Lessons from a Vegetable Farmer

By Meliza H. Agabin, MABS Deputy Chief of Party

Mr. Joel Tormis shares his knowledge on vegetable farming

We found Mr. Joel Tormis and Mrs. Jeannie Tormis in their farm tending their fruit bearing bitter cucumber (ampalaya) plants and rows of newly sprouting cucumber plants. Along with microfinance Specialist, Mark Guillermo, and Officers from the Cantilan Bank Tagum branch, we had just come from another location along a river embankment where the couple had planted several long rows of cucumber plants.

We got our education from Mr. Tormis and his wife on a few things about raising vegetables and how cash flow generated from vegetables helps smoothen their income flows.

Mrs. Tormis shared that cucumber plants start generating income “…35-40 days from planting and we continue harvesting every other day for a period of one month”. She added that “Vegetables are a good source of regular income flow for us, and we have no difficulty paying monthly our loan with Cantilan Bank. It is important, however, to program planting other vegetables to ensure continuing income flow.”

We listened intently as Mrs. Tormis gave us an overview of how programming the planting of other vegetables help with spreading and avoiding undue risks from farming, maximizing the use of the land, and ensuring some regular income flow. This income has enabled the couple to send their two children to school. Aside from tending their own vegetable plots, Mr. Tormis also tends, on behalf of his father, a rice farm, and gets a “management fee” of 15% for doing so. On the whole, his family depends mostly from a variety of farm production activities.

Mr. Tormis is among a group of farmer-members of Dynamic Vegetable Growers Association (DEVEGA), a local association that consolidates and markets their produce at the local public market and other markets in the Visayas region. The association, as the consolidator, pays them cash as soon as they deliver their produce. Established in 2003, DEVEGA has 100 members and has a lending facility for in-kind credit limited only to seeds. Due to poor loan collection, it has had to scale down its lending operations.

Rows of cucumber plants (left photo) found at the Tormis’ Farm

In January 2012, Mr. Tormis applied for and received a PhP5,000 (US$115) loan from Cantilan Bank Tagum branch.  Payable in 6 months at 3% per month, he used the loan for planting cucumber, which has started generating income for his family. Speaking in the local language about his loan, he said,“I thought about getting a loan from the bank over and over again because I feared the process I would go through. Not having any previous borrowing experience from a bank, I had the perception it would be very difficult.  As it turned out, getting a loan with Cantilan Bank was a very easy process with simple procedures.  What I also like is that I was able to open a savings account where I can save regularly.”  Both the loan and the deposit accounts are his first with a bank.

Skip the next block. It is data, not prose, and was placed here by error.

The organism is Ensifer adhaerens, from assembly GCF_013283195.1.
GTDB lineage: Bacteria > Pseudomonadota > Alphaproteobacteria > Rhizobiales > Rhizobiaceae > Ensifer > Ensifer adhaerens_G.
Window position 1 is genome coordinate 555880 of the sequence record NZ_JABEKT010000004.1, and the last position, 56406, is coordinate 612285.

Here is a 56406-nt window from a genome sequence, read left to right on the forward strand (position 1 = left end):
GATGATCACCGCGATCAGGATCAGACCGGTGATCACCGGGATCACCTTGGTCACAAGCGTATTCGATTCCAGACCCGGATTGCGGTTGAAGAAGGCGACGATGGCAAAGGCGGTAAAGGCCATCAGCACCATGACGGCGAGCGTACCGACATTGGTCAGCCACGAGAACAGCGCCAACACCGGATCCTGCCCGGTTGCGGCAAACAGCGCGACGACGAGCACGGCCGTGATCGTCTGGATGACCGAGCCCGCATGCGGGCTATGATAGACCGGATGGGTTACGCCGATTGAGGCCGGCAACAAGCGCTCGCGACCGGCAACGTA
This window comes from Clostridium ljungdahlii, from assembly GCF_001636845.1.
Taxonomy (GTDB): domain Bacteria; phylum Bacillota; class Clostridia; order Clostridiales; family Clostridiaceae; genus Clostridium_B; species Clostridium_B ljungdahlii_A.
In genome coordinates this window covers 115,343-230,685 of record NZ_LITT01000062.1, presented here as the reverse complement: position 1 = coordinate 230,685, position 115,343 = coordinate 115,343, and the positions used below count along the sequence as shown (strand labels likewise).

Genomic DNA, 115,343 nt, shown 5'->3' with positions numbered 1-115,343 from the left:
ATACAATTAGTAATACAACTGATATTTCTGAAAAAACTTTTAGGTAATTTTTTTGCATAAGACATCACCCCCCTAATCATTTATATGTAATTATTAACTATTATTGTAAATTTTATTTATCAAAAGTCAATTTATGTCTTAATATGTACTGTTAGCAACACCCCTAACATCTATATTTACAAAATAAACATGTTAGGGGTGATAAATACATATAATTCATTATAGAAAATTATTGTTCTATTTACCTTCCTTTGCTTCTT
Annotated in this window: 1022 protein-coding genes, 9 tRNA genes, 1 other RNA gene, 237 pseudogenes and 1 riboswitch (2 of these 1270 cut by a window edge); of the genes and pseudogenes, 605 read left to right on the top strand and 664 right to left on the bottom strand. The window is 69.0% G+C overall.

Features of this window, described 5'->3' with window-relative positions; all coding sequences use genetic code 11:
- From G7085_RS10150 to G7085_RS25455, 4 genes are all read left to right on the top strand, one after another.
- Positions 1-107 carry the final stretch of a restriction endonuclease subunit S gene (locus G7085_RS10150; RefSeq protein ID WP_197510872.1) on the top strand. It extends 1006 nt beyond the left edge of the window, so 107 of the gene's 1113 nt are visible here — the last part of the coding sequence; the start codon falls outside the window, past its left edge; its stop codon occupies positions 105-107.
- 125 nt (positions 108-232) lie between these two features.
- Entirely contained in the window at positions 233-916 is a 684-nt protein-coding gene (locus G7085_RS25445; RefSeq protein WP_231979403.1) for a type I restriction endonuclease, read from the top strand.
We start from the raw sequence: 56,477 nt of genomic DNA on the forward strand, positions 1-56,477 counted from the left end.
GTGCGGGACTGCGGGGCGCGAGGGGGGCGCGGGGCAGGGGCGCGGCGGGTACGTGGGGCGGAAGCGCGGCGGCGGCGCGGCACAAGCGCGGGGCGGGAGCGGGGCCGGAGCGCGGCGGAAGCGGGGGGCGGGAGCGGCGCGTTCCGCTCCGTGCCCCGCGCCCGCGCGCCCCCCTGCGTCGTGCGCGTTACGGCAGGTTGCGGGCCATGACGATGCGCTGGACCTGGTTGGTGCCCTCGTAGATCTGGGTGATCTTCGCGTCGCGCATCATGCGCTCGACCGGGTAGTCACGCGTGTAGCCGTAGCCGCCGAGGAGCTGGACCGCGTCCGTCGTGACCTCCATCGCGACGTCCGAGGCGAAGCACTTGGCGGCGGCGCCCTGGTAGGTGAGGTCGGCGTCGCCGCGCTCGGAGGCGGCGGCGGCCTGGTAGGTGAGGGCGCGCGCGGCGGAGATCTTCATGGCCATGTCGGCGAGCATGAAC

Cantilan Bank, which has been receiving technical assistance and training from the USAID-supported Rural Bankers Association of the Philippines Microenterprise Access to Baking Services (RBAP-MABS) program, has been offering its micro-agri loan products to small farmers since 2005 through eight (8) of its fourteen (14) branches in Surigao and Davao provinces. Through its micro-agri loan product, Cantilan Bank has reached out to around 6,500 small farmers and disbursed more than 13,000 loans with a cumulative value over PhP153 million. Cantilan Bank’s Tagum branch was opened in 2011, and offers micro loan products to farmers and other borrowers in New Corella, Davao del Norte. Although Cantilan Bank only recently approved its first micro-agri loans to small farmers there, Mr. Tormis thinks there are more farmers like him who would qualify for a bank loan.